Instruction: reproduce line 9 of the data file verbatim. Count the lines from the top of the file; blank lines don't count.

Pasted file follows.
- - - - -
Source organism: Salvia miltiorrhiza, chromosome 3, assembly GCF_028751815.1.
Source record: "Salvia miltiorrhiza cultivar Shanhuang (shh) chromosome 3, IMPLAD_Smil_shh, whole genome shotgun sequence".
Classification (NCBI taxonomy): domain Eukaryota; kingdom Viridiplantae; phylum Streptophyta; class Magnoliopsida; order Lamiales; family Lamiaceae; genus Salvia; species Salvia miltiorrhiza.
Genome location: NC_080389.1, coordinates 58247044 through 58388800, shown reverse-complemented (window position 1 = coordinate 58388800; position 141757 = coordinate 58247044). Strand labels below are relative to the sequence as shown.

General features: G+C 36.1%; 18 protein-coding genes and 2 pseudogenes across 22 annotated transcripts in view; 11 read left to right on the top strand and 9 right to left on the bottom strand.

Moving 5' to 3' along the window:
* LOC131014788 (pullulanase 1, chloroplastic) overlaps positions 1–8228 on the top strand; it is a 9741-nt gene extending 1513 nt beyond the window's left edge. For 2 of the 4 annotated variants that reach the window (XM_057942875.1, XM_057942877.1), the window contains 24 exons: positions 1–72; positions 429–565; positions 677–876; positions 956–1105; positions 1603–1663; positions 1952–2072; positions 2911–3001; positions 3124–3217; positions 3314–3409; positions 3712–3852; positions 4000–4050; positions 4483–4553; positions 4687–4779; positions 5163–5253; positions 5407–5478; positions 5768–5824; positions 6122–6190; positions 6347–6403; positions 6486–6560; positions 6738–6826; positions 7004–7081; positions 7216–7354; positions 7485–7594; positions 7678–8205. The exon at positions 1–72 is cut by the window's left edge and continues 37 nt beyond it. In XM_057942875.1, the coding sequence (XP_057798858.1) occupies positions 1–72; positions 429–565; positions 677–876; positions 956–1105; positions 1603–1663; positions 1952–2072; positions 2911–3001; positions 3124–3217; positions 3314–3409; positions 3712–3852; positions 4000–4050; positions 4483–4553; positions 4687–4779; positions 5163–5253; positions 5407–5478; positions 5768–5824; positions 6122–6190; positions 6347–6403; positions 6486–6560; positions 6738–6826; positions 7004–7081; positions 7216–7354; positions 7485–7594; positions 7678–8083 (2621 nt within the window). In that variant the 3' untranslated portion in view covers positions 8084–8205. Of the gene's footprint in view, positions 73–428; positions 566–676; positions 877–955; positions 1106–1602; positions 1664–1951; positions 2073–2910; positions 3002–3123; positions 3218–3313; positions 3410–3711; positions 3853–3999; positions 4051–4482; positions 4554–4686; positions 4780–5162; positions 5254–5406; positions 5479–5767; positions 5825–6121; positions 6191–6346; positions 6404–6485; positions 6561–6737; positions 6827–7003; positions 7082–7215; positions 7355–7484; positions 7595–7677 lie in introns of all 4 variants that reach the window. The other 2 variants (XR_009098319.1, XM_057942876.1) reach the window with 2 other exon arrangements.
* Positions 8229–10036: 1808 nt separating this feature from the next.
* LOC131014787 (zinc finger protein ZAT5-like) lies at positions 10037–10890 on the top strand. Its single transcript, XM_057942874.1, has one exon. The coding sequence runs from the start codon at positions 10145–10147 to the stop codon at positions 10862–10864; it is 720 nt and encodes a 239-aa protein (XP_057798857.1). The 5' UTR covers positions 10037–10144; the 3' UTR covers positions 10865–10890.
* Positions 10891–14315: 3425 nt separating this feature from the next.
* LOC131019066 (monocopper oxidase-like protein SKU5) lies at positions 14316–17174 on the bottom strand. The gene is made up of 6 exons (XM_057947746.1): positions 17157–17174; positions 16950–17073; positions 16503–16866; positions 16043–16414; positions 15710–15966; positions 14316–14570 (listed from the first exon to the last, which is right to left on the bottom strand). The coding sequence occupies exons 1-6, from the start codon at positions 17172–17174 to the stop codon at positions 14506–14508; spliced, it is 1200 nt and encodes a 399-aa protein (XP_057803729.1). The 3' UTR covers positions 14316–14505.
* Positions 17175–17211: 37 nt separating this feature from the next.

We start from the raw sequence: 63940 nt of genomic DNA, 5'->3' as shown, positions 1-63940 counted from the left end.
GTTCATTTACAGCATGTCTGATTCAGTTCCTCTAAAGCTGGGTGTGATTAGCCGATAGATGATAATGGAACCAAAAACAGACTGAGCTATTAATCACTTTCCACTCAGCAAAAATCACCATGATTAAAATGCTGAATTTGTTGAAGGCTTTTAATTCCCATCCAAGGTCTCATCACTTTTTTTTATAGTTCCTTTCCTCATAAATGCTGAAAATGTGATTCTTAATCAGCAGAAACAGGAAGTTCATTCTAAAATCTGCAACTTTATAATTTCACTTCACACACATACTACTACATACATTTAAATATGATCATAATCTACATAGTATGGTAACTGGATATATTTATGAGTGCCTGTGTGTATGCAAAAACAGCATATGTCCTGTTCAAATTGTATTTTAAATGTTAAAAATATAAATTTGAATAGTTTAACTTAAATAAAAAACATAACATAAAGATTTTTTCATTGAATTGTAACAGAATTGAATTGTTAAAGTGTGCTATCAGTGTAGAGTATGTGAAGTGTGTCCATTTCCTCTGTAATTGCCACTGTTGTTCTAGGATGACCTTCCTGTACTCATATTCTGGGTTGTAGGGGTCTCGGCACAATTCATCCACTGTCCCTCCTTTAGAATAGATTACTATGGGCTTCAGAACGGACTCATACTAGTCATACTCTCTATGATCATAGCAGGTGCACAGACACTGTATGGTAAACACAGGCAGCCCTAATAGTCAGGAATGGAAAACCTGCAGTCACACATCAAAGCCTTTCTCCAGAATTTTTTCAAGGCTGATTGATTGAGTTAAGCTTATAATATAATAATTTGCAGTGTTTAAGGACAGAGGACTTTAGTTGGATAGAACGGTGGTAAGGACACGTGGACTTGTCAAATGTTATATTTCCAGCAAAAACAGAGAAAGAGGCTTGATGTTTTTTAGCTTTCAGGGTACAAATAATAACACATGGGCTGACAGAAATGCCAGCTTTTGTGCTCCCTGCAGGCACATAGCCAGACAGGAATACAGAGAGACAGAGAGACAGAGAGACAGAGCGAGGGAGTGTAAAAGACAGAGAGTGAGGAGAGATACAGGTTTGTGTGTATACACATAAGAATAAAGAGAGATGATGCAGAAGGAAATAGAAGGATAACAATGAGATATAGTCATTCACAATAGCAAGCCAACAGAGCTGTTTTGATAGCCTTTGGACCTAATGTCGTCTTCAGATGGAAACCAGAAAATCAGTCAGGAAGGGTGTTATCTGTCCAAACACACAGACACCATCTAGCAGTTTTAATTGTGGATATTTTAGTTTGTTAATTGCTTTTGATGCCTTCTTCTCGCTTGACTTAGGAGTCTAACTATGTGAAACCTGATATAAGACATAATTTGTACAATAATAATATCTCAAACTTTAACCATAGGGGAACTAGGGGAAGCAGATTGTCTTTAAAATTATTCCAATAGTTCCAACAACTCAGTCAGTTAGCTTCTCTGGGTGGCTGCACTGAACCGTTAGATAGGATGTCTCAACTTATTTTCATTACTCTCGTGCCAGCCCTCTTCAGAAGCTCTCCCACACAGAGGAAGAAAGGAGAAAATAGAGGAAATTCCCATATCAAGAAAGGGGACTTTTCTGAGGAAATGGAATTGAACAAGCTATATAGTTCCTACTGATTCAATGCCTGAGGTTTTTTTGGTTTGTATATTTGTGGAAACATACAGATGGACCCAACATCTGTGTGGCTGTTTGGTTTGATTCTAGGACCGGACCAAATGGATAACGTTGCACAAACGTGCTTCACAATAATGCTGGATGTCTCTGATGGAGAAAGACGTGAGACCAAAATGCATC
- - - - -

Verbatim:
* LOC131014787 (zinc finger protein ZAT5-like) lies at positions 10037–10890 on the top strand. Its single transcript, XM_057942874.1, has one exon. The coding sequence runs from the start codon at positions 10145–10147 to the stop codon at positions 10862–10864; it is 720 nt and encodes a 239-aa protein (XP_057798857.1). The 5' UTR covers positions 10037–10144; the 3' UTR covers positions 10865–10890.